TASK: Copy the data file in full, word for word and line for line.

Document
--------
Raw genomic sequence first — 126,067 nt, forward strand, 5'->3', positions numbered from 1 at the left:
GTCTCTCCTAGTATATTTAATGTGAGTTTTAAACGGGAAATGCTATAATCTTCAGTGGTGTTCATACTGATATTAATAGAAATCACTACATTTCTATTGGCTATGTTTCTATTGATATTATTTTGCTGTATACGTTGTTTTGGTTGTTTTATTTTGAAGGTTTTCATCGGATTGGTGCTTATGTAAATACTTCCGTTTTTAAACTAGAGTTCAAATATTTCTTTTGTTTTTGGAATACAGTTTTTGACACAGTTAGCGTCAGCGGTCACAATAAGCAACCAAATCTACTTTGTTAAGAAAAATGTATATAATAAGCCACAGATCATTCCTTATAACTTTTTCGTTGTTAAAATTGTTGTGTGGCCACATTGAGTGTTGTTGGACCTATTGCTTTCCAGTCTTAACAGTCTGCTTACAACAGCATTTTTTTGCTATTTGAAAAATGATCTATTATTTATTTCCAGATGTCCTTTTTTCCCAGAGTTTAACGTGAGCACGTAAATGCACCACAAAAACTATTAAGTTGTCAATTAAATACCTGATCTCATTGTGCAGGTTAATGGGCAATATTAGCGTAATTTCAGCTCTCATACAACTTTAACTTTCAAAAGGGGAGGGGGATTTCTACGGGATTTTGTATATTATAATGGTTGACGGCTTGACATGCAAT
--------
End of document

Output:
Raw genomic sequence first — 126,067 nt, forward strand, 5'->3', positions numbered from 1 at the left:
GTCTCTCCTAGTATATTTAATGTGAGTTTTAAACGGGAAATGCTATAATCTTCAGTGGTGTTCATACTGATATTAATAGAAATCACTACATTTCTATTGGCTATGTTTCTATTGATATTATTTTGCTGTATACGTTGTTTTGGTTGTTTTATTTTGAAGGTTTTCATCGGATTGGTGCTTATGTAAATACTTCCGTTTTTAAACTAGAGTTCAAATATTTCTTTTGTTTTTGGAATACAGTTTTTGACACAGTTAGCGTCAGCGGTCACAATAAGCAACCAAATCTACTTTGTTAAGAAAAATGTATATAATAAGCCACAGATCATTCCTTATAACTTTTTCGTTGTTAAAATTGTTGTGTGGCCACATTGAGTGTTGTTGGACCTATTGCTTTCCAGTCTTAACAGTCTGCTTACAACAGCATTTTTTTGCTATTTGAAAAATGATCTATTATTTATTTCCAGATGTCCTTTTTTCCCAGAGTTTAACGTGAGCACGTAAATGCACCACAAAAACTATTAAGTTGTCAATTAAATACCTGATCTCATTGTGCAGGTTAATGGGCAATATTAGCGTAATTTCAGCTCTCATACAACTTTAACTTTCAAAAGGGGAGGGGGATTTCTACGGGATTTTGTATATTATAATGGTTGACGGCTTGACATGCAAT